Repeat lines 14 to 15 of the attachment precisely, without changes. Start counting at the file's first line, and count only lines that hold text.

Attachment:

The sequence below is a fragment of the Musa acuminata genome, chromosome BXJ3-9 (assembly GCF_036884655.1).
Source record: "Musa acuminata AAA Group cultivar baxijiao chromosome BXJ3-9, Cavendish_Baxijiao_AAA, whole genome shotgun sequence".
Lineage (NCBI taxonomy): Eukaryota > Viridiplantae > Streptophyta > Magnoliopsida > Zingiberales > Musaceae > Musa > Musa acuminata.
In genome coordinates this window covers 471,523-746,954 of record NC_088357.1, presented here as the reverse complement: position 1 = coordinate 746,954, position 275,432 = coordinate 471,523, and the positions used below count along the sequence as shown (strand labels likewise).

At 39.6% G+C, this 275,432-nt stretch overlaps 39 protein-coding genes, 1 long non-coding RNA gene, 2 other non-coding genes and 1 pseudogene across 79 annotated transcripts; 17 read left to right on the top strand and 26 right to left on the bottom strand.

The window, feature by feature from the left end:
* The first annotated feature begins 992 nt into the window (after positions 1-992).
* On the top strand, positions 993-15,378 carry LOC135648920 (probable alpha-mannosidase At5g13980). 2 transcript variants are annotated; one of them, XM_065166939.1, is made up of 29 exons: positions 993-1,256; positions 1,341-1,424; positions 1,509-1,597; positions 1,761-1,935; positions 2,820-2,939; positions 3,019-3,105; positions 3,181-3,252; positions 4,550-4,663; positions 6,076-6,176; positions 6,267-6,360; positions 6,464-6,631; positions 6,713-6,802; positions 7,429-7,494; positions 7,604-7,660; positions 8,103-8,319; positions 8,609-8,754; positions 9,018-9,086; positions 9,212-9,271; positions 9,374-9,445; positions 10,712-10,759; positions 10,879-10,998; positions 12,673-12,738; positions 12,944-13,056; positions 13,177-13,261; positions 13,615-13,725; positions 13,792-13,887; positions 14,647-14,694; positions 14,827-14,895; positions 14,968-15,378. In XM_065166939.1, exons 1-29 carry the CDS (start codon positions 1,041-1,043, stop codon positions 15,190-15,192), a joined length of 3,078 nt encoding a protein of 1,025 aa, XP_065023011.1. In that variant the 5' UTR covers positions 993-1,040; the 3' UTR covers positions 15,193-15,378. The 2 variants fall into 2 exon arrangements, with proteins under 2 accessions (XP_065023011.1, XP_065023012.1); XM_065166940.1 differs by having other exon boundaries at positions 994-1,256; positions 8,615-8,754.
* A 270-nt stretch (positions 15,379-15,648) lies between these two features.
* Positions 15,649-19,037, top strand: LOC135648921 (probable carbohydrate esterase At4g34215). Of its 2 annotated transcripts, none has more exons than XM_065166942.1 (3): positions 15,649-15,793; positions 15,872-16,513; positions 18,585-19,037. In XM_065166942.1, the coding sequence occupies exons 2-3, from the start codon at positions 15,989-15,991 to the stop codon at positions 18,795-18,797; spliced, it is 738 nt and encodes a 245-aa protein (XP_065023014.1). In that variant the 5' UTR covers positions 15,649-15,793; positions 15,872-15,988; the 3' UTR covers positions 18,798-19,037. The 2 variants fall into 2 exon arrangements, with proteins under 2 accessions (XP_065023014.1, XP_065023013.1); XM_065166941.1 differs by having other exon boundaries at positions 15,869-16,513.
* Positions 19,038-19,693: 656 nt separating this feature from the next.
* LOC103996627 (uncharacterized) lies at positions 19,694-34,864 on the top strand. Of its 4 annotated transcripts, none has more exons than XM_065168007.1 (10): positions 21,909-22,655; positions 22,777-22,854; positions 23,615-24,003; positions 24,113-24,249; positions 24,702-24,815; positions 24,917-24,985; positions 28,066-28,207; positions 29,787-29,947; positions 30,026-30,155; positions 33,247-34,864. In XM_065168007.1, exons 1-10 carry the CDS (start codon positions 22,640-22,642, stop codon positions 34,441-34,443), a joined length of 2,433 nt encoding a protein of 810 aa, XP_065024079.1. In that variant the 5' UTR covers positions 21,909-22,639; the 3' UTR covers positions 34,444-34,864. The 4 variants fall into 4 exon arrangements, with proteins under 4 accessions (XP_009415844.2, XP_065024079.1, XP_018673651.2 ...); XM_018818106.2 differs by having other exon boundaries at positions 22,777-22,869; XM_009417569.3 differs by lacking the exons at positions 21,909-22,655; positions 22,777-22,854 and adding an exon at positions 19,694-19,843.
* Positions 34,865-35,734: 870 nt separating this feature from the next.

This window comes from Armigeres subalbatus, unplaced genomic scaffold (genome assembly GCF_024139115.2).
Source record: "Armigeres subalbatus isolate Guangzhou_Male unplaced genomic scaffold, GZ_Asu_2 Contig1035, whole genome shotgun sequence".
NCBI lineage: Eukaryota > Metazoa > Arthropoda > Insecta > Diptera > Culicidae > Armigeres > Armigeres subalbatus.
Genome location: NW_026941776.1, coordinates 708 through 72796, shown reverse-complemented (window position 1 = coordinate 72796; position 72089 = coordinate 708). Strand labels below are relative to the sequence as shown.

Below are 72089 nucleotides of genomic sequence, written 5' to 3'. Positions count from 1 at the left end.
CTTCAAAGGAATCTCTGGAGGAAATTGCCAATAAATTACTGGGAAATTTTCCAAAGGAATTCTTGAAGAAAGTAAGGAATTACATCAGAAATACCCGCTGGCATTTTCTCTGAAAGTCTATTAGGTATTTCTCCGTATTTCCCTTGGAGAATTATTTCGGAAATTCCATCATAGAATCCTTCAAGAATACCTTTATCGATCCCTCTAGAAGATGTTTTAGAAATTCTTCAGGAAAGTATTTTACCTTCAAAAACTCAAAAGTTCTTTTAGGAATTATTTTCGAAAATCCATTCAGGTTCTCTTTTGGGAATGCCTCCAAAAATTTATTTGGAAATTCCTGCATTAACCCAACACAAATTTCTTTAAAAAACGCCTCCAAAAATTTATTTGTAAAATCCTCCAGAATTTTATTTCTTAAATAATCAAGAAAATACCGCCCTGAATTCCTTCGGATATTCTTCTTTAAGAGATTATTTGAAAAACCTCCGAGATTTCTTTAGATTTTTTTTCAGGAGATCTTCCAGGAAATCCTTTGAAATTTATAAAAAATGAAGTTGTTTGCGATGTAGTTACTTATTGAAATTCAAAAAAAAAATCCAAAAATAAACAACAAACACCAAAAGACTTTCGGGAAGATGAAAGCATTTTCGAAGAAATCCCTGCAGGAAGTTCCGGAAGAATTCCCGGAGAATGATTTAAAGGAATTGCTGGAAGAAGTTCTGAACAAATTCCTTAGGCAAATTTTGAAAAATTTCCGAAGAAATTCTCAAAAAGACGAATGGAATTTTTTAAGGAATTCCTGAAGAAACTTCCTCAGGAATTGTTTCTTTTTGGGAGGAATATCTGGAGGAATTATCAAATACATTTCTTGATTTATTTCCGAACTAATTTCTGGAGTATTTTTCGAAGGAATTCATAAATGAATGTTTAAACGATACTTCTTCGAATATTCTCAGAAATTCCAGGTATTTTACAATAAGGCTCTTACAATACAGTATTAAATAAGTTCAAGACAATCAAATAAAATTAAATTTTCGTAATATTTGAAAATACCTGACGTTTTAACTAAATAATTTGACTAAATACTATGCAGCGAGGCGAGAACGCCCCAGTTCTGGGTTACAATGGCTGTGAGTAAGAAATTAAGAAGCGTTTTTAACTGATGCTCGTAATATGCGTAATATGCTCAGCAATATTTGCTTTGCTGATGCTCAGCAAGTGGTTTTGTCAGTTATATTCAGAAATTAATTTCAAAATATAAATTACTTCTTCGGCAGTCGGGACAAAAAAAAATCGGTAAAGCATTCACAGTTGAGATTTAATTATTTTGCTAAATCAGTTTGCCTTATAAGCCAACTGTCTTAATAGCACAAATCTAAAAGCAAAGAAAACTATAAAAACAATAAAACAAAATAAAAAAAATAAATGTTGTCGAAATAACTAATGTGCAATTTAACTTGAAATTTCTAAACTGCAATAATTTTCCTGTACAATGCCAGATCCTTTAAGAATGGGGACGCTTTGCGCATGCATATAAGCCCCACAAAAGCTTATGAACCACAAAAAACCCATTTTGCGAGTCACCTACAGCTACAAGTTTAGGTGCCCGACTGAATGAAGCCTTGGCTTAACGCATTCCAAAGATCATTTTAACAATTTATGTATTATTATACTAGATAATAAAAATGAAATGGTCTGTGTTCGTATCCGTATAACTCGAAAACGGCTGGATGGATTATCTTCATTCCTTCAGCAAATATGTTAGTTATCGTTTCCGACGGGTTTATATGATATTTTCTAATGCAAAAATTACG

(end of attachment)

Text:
This window comes from Armigeres subalbatus, unplaced genomic scaffold (genome assembly GCF_024139115.2).
Source record: "Armigeres subalbatus isolate Guangzhou_Male unplaced genomic scaffold, GZ_Asu_2 Contig1035, whole genome shotgun sequence".